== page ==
In recognition of his achievements, in the late 1830s and early 1840s Julius was elected to a number of learned societies, including the Royal Institution, Royal Society and Royal Medical and Chirurgical Society. During the 1840s Julius contemplated emigration to New Zealand, but, while he persuaded numerous of his relatives and friends to emigrate, and purchased a large parcel of land near Dunedin, he eventually decided against the move. In 1851 Julius married Jane Mary Graham, 20 years his junior. The couple had five children between 1852 and 1863.

With so many of his relatives travelling by sea, Julius' thoughts turned to their safety. He considered how lifeboats were launched, and developed an improved method for this, which he described in the 1852 publication, "On the constantly recurring loss of life through the inefficiency of ships' boats; and on the right application of mechanical principles to the subject". He explains how to best suspend, lower and clear lifeboats. The techniques were successfully demonstrated and he signed the rights of the invention to the "Shipwrecked Fishermen and Mariners' Society". In 1853 he took a large model of the apparatus on a tour of Wales and Liverpool, where it attracted a great deal of attention and was adopted for the lifeboat of the vessel "Goldfinger".

British Army in India[edit]

In 1858, a year after the Indian Mutiny, Julius published "The British Army in India: its preservation by an appropriate clothing, housing, locating, recreative employment, and hopeful encouragement of the troops." Amongst other topics it describes Indian industry and arts, climate, resource development, administration and justice and economic value of India.

In describing headgear, Julius explains that a hat should have ventilation to permit the free flow of air by convection. There follows discussion of close to 50 pages on headgear, including development of the "Pith Helmet", used by British Troops in the tropics for a century.

Chapters on clothing are followed by a section on housing. Julius describes a double roof for dwellings, with an air gap between the inner and outer roof to reduce direct radiant heating. He describes ventilating machines in detail, including a cooling system using subterranean tubes and the Refrigerator (his own invention, and based on evaporative cooling.

The book contains a 31 page appendix on "The traffic in opium in the East", in which Julius vehemently attacks the trade and use of the drug in India, China and Britain. He considers the detrimental physiological effects, and the impact of the East India Company on its trade, which he had previously denounced shortly after his return from India.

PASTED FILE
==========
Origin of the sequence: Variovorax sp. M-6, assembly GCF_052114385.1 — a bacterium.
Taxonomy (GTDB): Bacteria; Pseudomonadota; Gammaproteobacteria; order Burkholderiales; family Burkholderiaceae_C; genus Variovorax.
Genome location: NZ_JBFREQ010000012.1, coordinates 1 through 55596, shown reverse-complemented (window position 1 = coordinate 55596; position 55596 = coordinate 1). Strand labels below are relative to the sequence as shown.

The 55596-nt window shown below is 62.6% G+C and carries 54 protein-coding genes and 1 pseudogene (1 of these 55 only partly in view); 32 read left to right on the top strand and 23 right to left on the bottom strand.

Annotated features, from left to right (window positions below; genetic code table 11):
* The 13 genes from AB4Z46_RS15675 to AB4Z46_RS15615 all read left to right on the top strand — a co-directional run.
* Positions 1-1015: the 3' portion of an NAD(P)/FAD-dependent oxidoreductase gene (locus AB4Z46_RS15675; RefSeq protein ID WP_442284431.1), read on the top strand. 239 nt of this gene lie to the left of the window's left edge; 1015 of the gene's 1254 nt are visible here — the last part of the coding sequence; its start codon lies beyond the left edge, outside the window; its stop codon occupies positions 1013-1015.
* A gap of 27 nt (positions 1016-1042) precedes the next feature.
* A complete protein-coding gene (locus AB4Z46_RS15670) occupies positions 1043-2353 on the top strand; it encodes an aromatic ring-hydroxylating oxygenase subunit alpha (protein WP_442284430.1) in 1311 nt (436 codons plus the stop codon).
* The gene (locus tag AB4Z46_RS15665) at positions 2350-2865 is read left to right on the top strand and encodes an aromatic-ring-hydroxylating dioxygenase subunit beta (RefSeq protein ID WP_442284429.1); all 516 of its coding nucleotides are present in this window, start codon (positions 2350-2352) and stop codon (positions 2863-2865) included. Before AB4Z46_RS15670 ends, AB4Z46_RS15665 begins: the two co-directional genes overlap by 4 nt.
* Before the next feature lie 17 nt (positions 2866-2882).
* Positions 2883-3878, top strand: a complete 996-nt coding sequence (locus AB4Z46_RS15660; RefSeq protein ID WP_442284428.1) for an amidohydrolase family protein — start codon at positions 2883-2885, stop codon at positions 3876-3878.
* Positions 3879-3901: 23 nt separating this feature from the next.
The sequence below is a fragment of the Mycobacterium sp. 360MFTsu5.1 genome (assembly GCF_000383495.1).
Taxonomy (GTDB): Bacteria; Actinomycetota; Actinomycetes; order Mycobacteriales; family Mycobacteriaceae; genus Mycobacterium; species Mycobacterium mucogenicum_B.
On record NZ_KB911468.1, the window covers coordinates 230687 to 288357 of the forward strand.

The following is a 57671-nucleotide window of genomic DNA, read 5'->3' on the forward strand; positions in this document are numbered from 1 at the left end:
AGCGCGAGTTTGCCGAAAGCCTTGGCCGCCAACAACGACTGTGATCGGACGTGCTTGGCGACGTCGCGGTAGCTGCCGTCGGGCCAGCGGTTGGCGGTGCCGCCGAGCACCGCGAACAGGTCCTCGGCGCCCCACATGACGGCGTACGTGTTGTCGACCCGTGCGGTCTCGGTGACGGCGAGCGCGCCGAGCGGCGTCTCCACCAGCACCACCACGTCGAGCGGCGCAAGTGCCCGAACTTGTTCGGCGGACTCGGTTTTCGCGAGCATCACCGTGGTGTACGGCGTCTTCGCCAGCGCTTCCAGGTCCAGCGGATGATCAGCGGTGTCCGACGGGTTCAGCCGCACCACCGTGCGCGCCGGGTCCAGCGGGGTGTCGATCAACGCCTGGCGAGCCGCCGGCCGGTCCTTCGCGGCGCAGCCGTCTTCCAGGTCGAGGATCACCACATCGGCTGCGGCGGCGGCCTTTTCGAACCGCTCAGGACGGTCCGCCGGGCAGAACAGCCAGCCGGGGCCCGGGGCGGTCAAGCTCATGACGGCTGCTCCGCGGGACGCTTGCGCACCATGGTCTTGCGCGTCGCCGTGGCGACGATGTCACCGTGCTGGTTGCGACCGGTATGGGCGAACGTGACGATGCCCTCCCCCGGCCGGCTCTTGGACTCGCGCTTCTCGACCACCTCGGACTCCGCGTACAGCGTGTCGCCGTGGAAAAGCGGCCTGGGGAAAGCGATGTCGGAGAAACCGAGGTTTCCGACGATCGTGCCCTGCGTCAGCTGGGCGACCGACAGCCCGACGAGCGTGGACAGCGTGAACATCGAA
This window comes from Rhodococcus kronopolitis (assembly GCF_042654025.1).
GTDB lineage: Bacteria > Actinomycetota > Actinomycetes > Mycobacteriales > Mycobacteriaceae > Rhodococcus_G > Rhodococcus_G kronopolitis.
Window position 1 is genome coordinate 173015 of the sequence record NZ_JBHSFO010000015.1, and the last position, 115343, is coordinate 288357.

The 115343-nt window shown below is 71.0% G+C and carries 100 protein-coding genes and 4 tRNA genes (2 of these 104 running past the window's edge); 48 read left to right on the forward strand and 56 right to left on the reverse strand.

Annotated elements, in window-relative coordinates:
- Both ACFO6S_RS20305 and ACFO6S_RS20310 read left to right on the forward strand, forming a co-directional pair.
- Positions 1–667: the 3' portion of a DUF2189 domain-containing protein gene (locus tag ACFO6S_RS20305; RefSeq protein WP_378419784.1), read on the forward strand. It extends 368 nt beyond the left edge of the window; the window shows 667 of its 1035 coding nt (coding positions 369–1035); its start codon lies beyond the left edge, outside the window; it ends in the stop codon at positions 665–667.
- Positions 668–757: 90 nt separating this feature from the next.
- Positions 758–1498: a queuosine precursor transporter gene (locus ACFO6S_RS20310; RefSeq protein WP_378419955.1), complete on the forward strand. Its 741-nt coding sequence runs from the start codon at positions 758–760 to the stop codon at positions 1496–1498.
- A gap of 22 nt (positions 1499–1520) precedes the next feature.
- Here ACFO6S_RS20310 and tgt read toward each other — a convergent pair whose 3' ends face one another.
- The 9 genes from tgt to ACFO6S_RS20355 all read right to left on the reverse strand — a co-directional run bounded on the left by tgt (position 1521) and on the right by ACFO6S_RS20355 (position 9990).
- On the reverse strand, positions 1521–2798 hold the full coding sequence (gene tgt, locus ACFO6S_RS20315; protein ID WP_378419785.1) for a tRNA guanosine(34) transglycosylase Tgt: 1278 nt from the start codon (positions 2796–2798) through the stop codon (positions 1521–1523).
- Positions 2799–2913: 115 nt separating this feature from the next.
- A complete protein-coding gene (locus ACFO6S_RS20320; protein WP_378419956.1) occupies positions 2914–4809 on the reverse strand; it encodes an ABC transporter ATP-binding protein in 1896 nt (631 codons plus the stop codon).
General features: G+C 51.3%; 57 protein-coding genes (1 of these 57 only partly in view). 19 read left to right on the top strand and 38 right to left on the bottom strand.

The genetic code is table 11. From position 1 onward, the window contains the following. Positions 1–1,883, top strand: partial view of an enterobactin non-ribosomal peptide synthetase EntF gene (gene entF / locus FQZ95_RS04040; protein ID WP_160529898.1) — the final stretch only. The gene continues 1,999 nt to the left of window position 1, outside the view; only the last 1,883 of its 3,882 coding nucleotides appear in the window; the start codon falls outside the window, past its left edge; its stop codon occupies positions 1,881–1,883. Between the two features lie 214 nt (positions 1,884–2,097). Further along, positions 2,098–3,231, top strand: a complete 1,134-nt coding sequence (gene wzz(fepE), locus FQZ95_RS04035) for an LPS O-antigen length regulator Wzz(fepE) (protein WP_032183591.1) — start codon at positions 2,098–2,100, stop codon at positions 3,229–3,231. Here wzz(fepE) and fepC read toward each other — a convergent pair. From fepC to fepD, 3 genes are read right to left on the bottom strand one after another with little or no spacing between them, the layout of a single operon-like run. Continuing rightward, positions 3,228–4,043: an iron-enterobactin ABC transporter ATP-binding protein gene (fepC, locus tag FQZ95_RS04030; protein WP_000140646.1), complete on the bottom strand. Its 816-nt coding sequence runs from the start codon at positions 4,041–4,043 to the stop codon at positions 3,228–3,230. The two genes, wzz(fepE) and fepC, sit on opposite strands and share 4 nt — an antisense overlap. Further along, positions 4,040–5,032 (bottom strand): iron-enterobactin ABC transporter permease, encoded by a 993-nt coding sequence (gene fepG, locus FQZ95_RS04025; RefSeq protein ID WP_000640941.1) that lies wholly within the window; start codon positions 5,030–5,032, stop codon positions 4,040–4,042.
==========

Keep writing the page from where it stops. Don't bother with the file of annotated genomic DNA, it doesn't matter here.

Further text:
Julius noted that it cost more to maintain a military presence in India than the British Government received from the country. In an interesting insight into Julius' views on warfare he stated: "...the necessity of self defence is the only evidence of Divine permission to engage in warfare, and 'precautional' warfare is a dangerous step."

The tome was carefully written, and is more easily read than many of his earlier works. It contains anecdotes and stories from his time in India, and it received numerous commendatory reviews.

Retirement[edit]

After the publication of "The British Army in India" Julius reduced his output of scientific papers, but continued to seek patent coverage for inventions as diverse as respirator improvements, sun blinds, furnaces, fireplaces and freezing meat. Julius died on 13 May 1877, at Richmond, Surrey. He was 76 years old.

References[edit]

D. Zuck, Julius Jeffreys and the Physiology of Lung Volumes, Proc. History of Anaesthesia Society – June 1990, Vol. 8b, pp55–61

A. Marshall & J. Marshall, Striving for the Comfort Zone: A Perspective on Julius Jeffreys. Windy Knoll Publications 2004. ISBN 0-9754695-0-9

E. Jeffreys, A Confutative Biographical Notice of Julius Jeffreys, Longman & Co., London 1855.

J. Jeffreys "The British Army in India: its preservation by an appropriate clothing, housing, locating, recreative employment, and hopeful encouragement of the troops." London 1858.

J. Jeffreys, Views upon the statics of the human chest, animal heat, and determinations of blood to the head. London 1843.

External links[edit]